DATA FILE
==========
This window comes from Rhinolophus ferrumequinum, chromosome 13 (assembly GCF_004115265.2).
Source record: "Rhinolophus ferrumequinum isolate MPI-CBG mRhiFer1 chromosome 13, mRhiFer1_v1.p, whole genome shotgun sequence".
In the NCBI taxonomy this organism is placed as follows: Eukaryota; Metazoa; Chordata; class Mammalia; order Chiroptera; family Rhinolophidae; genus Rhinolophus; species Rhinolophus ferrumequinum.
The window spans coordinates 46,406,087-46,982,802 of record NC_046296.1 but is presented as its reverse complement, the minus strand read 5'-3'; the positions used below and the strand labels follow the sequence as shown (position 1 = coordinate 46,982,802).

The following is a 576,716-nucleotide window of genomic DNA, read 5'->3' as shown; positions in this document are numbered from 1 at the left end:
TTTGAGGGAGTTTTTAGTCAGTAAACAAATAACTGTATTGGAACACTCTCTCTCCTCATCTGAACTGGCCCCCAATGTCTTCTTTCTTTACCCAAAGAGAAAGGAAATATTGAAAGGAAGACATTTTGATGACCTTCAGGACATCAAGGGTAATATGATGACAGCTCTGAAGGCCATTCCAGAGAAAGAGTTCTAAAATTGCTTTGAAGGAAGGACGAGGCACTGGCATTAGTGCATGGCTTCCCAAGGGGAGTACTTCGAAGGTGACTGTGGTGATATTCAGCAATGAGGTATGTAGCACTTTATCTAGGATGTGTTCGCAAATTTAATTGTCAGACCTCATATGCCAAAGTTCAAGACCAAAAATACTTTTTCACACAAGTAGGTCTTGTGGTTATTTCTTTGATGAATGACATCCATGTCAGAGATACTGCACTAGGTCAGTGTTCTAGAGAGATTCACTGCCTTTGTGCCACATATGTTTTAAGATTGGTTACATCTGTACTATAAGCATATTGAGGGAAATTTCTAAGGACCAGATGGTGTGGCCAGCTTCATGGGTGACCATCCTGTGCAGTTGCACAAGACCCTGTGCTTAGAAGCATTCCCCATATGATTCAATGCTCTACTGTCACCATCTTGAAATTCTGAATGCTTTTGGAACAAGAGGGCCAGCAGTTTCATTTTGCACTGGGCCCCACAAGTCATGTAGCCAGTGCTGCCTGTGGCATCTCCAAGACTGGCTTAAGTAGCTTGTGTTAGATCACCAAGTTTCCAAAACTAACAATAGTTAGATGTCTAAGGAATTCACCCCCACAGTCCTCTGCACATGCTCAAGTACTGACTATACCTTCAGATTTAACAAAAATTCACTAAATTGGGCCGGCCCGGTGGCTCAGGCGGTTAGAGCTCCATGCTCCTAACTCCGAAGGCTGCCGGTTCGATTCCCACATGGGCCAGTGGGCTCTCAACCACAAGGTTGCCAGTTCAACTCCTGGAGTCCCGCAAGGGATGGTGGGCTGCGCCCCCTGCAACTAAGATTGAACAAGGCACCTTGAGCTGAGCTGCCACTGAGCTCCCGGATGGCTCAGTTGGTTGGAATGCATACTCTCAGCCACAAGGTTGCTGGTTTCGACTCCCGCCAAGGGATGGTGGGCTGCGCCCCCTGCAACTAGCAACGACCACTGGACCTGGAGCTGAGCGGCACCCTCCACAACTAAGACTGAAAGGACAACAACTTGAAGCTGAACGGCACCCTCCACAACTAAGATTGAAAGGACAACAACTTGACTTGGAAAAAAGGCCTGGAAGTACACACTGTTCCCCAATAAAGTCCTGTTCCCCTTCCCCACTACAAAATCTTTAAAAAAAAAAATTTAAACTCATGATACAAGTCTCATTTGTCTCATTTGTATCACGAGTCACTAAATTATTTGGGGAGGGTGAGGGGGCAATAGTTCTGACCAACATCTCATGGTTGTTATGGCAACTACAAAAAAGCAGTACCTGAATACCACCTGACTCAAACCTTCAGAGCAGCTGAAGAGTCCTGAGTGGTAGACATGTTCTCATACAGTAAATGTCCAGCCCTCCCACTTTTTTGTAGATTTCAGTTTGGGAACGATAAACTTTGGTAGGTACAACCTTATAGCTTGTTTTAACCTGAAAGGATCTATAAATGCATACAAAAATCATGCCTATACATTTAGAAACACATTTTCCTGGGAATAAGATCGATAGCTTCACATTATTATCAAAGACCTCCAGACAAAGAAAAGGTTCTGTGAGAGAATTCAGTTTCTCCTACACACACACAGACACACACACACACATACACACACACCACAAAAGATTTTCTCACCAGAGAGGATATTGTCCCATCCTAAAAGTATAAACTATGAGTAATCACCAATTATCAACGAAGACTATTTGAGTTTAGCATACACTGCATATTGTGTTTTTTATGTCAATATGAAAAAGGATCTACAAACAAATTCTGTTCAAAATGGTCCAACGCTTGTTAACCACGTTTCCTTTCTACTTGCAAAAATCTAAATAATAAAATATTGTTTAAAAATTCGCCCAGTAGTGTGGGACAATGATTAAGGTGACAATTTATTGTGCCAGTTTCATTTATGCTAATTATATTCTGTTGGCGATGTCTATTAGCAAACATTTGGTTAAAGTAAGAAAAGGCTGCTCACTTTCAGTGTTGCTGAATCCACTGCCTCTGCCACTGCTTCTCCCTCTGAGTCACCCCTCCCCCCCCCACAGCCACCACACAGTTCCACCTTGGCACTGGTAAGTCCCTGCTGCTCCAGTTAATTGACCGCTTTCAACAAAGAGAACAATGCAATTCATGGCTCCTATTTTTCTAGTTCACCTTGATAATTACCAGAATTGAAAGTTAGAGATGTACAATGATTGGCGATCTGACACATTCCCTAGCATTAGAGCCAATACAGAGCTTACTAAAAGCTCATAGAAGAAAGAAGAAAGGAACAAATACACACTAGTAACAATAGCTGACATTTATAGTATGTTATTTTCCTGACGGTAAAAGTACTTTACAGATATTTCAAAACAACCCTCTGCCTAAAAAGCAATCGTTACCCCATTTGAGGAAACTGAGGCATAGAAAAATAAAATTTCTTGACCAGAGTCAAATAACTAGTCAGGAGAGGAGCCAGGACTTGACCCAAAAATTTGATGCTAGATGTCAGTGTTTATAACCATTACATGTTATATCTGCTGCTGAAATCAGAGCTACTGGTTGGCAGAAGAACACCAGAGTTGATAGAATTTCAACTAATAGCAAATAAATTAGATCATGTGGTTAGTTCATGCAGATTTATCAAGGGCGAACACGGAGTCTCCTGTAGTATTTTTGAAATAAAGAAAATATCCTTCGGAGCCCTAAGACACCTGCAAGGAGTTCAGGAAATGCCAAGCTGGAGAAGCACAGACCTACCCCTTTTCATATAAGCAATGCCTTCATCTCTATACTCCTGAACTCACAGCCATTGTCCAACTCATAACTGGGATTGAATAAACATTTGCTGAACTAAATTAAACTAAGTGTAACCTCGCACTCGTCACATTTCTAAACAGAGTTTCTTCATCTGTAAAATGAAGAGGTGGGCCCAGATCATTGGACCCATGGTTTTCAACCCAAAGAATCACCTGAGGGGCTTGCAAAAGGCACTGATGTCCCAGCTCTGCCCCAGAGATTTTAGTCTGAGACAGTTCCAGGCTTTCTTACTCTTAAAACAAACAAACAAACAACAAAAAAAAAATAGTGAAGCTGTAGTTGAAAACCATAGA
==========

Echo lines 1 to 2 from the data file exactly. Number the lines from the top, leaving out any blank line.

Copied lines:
This window comes from Rhinolophus ferrumequinum, chromosome 13 (assembly GCF_004115265.2).
Source record: "Rhinolophus ferrumequinum isolate MPI-CBG mRhiFer1 chromosome 13, mRhiFer1_v1.p, whole genome shotgun sequence".